By Gender STI
She is a full-time research professor at Tec de Monterrey’s School of Architecture, Art, and Design. Her research focuses on problems related to urban conservation of historic centers and sustainable land use in the metropolitan periphery. Krstikj is a member of the National System of Researchers of Mexico and the Architectural Institute of Japan. She is also the leader of the national research group (GIEE) «Sustainable Territorial Development» of the School of Architecture, Art and Design at Tec. Dr. Krstikj is the coordinator of the Urbanism cluster in the Post Covid-19 Think Tank in the Vice-rector’s Office for Research at Tec, which is focused on recovery and urban development post covid-19.
Krstikj spoke to Gender STI about her experience as a woman leader in honor of International Women’s Day 2021.
Can you tell us a bit about your job and your responsibilities?
I have a Ph.D. in architectural engineering from Osaka University (Japan) and I am a full-time research professor at the School of Architecture at Tec de Monterrey (Mexico), where I dedicate half of my working time to research projects and a half on teaching. I am also the leader of the strategic research group of the School of Architecture «Sustainable Territorial Development» where I organize a monthly research seminar, coordinate research projects, and initiate collaborations for the advancement of the institution’s architectural research.
Did you face any challenges on your journey to become a woman leader? How did you overcome them?
There are many challenges for women in science. From my own experience, I can attest to facing gender bias when I was applying to lead longer projects or get permanent research positions. I would say the prejudice that women somehow cannot handle many responsibilities is still dominant in many parts of the world, including developed and developing countries. Nevertheless, I was fortunate enough to always be able to count on the support of my mentors to achieve my goals. I hope to be able to do the same for my younger female colleagues in the future.
What goals do you have as a leader?
I very much enjoy working on projects related to sustainable urban planning. That is an area demanding systemic solutions for which interdisciplinary teams are required. No one knows everything about a complex system such as a city. Thus, my primary goal as a leader is to get people from different disciplines together and leverage the synergy from those collaborations for innovation. Another important goal is to make sure that everyone is included in the solution design and decision-making, especially women and girls.
How would you describe the gender balance in decision-making in science, technology and innovation (STI)?
I would describe it as flawed. Undoubtedly, there has been some progress on including women in the decision-making roles in STI over the last few decades. However, the pace is slow and without a lot of contextualized understanding. It is not only about opening more job positions for women leaders in STI. Women in different parts of the world have different cultural and social norms which restrict their development. Thus, I think policies about gender balance in STI have to be accompanied by more culture-sensitive supportive infrastructure that will create the conditions for a woman to have the choice of pursuing a career in STI and becoming a leader.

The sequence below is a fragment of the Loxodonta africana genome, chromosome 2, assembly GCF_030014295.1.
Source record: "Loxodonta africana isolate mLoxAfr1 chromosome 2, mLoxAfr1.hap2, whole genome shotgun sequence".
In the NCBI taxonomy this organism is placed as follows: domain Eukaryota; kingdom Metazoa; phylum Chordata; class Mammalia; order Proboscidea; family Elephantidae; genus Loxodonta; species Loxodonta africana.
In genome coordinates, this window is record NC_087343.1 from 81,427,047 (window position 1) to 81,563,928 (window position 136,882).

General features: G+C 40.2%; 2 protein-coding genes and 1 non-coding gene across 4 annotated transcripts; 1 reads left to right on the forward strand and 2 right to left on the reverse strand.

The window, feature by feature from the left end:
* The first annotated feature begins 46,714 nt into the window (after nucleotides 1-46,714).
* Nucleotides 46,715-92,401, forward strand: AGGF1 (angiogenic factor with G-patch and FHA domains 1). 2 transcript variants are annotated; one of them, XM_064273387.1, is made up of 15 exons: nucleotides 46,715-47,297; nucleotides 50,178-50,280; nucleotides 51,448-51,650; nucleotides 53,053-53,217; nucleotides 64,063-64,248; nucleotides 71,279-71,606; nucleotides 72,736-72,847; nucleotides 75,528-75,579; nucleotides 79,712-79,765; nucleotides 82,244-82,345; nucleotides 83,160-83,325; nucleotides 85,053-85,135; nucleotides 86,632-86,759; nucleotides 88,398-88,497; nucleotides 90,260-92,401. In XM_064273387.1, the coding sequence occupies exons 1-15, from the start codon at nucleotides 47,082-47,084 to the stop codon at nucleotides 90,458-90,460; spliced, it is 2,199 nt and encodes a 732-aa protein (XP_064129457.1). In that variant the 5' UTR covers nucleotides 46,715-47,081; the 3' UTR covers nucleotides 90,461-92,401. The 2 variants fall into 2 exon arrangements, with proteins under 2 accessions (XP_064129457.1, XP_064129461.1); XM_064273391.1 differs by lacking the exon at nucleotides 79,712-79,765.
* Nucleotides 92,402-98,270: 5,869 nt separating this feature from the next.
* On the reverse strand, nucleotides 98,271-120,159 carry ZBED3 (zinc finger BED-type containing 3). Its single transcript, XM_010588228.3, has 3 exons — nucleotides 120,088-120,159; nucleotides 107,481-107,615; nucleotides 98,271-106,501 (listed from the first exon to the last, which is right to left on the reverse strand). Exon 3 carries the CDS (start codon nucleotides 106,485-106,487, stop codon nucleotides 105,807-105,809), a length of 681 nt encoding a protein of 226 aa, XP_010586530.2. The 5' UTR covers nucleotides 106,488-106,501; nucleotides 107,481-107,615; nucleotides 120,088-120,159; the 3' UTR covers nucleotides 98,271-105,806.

Moreover, even though the number of women in STI might have increased, little has been done to ensure equal wages and consideration of maternity responsibilities for women in leading positions.
What would you tell young girls and women who would like to become leaders in their professional fields one day?
I would say that being a woman leader today is hard, but also very fulfilling from two aspects. First, being able to contribute to the development of any field inside STI is contributing to the development of our global society and making the world more resilient, which is especially important today when we face global crises such as climate change and rising inequality. Secondly, every woman leader today is an icebreaker, charting the path for younger women to follow in her footsteps, thus bringing hope and joy to many.
As you may know, the Gender STI project focuses on promoting gender equality in international cooperation in STI. Do you have any ideas on how we could promote gender equality in this area?
I think that consideration of culturally-sensitive issues should be part of any efforts to foster women leaders in international cooperation. For example, respect for cultural codes embedded in dressing, voice and eye contact, as well as body language could be part of training courses for international project members. Awareness campaigns have brought about many behavioral changes in recent years, freeing women from shame or uneasiness to communicate their ideas in front of a larger or international audience.
What do you think needs to be done to increase the number of women leaders in STI?
There are a lot of things that need to be done. First, equal right to education is essential. Ensuring that women and girls are given the same access to quality education should be the pillar of gender policies for women leaders in STI. Secondly, I think it is necessary to create a supporting infrastructure to ensure that women are not victims of power or sexual abuse in the workplace. Finally, special programs, grants, and aids for women from marginalized communities, mothers, and women taking care of family members are urgently needed.